I read an interesting quote today that I had somehow overlooked from years ago. In Darkwater: Voices from Within the Veil that I had originally read while traveling up to New Jersey a few summer ago, Du Bois makes a powerful statement. After reflecting on recent challenges in his life, he says,
I was ready to admit that the best of men might fail. I meant still to be the captain of my soul, but I realized that even captains are not omnipotent in unchartered and angry seas. 
This statement, first penned in the early 20th century rung especially true to me. It’s not hard to admit that I enjoy being in control. I’m one of those “If you want something done right, do it yourself” kind of people. This manifests in personal and vocational relationships, academic endeavors, extracurricular activities, and other areas of my life. The problem comes in when this DIY mindset infiltrates my spiritual life. I am tempted to believe that I can control God and I have the audacity to believe that I am in ultimate control of my life; however, every now and then life will throw something at me almost as a reminder that ultimately I am not in control.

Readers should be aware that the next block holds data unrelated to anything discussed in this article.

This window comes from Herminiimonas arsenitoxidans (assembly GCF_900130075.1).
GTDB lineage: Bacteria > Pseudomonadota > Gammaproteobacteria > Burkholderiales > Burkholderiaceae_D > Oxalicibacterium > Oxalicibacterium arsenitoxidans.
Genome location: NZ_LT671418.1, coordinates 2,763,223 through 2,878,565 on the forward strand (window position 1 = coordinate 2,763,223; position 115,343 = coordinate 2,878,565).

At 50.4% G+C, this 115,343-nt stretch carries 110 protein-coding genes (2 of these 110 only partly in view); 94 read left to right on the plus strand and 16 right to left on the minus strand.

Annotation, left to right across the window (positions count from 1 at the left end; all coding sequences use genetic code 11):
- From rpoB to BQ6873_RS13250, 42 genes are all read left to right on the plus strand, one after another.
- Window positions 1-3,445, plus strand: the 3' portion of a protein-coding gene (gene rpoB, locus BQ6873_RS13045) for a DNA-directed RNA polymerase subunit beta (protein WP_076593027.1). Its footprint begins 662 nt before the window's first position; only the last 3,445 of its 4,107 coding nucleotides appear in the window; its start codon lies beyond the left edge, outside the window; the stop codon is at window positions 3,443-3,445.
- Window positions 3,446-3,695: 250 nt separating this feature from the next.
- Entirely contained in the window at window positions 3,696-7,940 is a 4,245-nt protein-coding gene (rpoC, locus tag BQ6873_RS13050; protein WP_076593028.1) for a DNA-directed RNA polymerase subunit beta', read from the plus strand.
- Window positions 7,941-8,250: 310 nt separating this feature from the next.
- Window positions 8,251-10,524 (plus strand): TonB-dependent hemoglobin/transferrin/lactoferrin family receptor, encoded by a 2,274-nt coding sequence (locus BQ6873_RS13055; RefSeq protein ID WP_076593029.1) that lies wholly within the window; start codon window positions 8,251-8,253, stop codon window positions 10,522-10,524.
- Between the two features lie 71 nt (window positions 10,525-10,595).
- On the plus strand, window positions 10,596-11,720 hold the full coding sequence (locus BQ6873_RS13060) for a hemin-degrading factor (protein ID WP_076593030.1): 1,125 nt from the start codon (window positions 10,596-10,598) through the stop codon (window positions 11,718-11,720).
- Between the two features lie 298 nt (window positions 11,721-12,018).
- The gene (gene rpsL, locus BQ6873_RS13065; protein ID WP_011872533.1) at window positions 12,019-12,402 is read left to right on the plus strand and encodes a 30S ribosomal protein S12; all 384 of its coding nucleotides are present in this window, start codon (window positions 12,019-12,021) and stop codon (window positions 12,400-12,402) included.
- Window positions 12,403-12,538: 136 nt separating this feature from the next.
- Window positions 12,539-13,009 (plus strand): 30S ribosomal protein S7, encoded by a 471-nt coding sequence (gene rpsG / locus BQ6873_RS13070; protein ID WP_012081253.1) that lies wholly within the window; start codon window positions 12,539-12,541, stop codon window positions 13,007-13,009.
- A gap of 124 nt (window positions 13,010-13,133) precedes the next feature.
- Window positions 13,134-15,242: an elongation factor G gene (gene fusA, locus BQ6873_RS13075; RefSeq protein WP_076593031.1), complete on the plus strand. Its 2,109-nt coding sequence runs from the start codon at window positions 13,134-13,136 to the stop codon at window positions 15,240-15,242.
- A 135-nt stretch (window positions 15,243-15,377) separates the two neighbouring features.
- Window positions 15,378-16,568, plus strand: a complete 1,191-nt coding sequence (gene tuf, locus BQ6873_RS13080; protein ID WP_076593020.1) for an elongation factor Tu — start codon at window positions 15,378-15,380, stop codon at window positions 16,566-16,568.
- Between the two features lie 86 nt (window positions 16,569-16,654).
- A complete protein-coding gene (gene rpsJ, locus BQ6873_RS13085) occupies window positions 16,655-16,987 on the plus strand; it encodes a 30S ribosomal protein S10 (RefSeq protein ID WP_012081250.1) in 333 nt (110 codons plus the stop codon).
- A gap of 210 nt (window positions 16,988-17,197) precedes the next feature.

After finally getting the opportunity to go on a hospital visit as a part of my Clinical Pastoral Education, my proclivity to control went into overdrive. On the way over to the hospital I scripted out the whole conversation. ”I’ll start by saying this…” then “I’ll pause here…” then “we won’t say anything here, it’ll be the ministry of presence.” With this script in my Pastoral Care toolbox, I sauntered confidently into Grady Memorial Hospital and arrived at the correct room. I walked in the room and said “Hi Nate, my name is Marcus Halley from the Church of the Common Ground. Pastor Mary sent me down here to talk to you.” The patient and I struck up a wonderful conversation. The surprise came a few moments later when I found out that I had been talking to the wrong person. He wasn’t Nate. Nate was behind the curtain. I was embarrassed to say the least; however, even in all of my embarrassment the Holy Spirit was still speaking, “Remember, you can’t control everything.”
I am reminded of a statement from Howard Thurman’s The Creative Encounter. Thurman writes, “The surrender of the self at its center gives to the life a new basis for action. It provides an integrated basis for action. Here at last the individual has a core of purpose for his life and for his living.”  Learning that we we don’t have ultimate control of our lives, that somehow we are a part of something grander, is both humbling and comforting. Humbling in that we realize that every now and then we must take our hands off the controls and allow God to do the driving. Comforting in that we realize that God has a far better vision of where we are going.
The Word of Marcus…
 W.E.B. DuBois. Darkwater: Voices from Within the Veil (New York: Schocken Books, 1969), 20.
 Howard Thurman. The Creative Encounter (Richmond, IN: Friends United Press, 1972), 72-73.